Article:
a confession, and a rant

I mentioned on Wednesday that I have been “pinning” creative project ideas for a while now.  For those that don’t know about it… Pinterest is an evil, time-sucking, glorious machine of completely self serving joy and delusion (if you need an invitation, let me know).  Or… it’s an online bulletin board of sorts.  It’s an electronic method of taking everything you’ve ever wanted to tear out a magazine to save for later and tacking it up on the wall (minus the magazine and the walls).
beautiful, isn’t it?
When I started using Pinterest and seeing all of the amazing things (read: entirely useless clutter) that could be made from everyday objects (read: trash) I thought to myself, “self, who has 6 cereal boxes, 4 egg cartons, and an old dish soap bottle just laying around?”  To which my self responded “no one!  we must prepare!”  So myself and I went to Target and bought a storage tub.  This was post Christmas and there were some great storage tubs on sale…  seriously, it was kismet.  So myself and I made a deal that if we could contain what angrywombat would lovingly refer to as “the hoard” within the storage tub, we could keep collecting until it was time to focus on making stuff.  A few weeks in this is what “the hoard” looked like.
yup
Fast forward to today and… um… oops.  I guess that deal I made with myself was pretty flexible.  This isn’t too terribly surprising, many of the deals I make with myself are.  They seem to follow this sort of formula: 
I will/will not do BLANK for X number of days/or until X happens 
(unless I feel like it or otherwise change my mind)
Anyway, I have a lot of work ahead of me to rifle through the hoard (and I guess evaluate my level of commitment) and I really should be using this precious child-free time to do so, but before I do I have something I’ve been wanting to do for a while and in the presence of my own beloved hoard this seems like as good a time as any.
Anyone here watch Hoarders?  Don’t be shy… it’s nothing to be ashamed of (well, I haven’t told you why it is yet so you have a reasonable excuse for now).  Hoarders is a show on A&E, likely inspired by their tremendous success with the show Intervention (which for all of its exploitative dramatizing does seem to offer people in desperate situations some treatment that really works), that features a story or stories about people who have put their health, homes, and often lives in danger because of a hoarding behavior.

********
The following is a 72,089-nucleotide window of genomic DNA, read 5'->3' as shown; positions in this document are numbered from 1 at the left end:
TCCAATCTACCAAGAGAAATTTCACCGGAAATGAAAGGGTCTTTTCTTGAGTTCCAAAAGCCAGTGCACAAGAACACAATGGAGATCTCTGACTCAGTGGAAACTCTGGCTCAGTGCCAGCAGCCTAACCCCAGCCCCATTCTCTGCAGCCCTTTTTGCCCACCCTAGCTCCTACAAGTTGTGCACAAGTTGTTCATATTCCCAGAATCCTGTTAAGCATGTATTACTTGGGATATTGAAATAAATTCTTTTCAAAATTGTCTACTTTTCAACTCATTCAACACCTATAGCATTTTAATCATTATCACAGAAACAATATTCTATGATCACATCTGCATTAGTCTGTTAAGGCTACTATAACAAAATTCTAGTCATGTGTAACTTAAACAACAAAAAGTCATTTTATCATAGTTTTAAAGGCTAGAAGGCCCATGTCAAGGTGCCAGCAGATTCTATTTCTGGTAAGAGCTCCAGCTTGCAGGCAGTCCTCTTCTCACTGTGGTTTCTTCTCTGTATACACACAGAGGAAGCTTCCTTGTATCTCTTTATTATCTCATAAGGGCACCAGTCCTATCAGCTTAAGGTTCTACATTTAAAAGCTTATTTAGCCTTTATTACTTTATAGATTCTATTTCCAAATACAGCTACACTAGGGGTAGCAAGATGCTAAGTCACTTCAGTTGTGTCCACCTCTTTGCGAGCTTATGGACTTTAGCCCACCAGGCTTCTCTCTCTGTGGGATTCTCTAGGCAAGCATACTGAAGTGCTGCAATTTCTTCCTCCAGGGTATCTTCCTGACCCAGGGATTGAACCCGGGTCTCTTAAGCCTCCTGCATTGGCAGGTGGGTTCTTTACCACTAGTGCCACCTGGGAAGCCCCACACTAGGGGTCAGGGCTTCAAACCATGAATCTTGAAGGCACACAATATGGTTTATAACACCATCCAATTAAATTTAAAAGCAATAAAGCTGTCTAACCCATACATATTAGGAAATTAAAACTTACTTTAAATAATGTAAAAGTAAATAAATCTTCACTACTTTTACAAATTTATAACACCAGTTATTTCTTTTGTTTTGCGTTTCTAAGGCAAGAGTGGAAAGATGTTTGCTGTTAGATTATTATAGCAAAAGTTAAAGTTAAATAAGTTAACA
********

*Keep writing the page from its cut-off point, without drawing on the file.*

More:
Each show starts out showing the featured “hoarder” living in squalor with weird deliverance style fiddle and whistling music playing in the background to make sure you understand exactly how terrible the situation is.  Then a few family members are interviewed and they all weigh in with their valuable expertise before you discover they haven’t been to the home or had a relationship with the “hoarder” in at least a decade.  Soon, the licensed mental health professional shows up to meet the “hoarder” and assess the case as hopeless.  The action really gets going when a crew headed by a professional organizer who “specializes in compulsive hoarding” (thanks to their new career as a celebrity on A&E) attempts to clean up the home.  Everyone is in on it this time: the “hoarder,” their family and friends, the shrink, the professional organizer, and the manual labor crew.  Anyway, more often than not the home doesn’t get cleaned up, the “hoarder” is forced to move, the crew’s time has been wasted, and the situation is now confirmed as eternally hopeless.  It’s terrible, and in the form of a letter to A&E I am going to tell you why.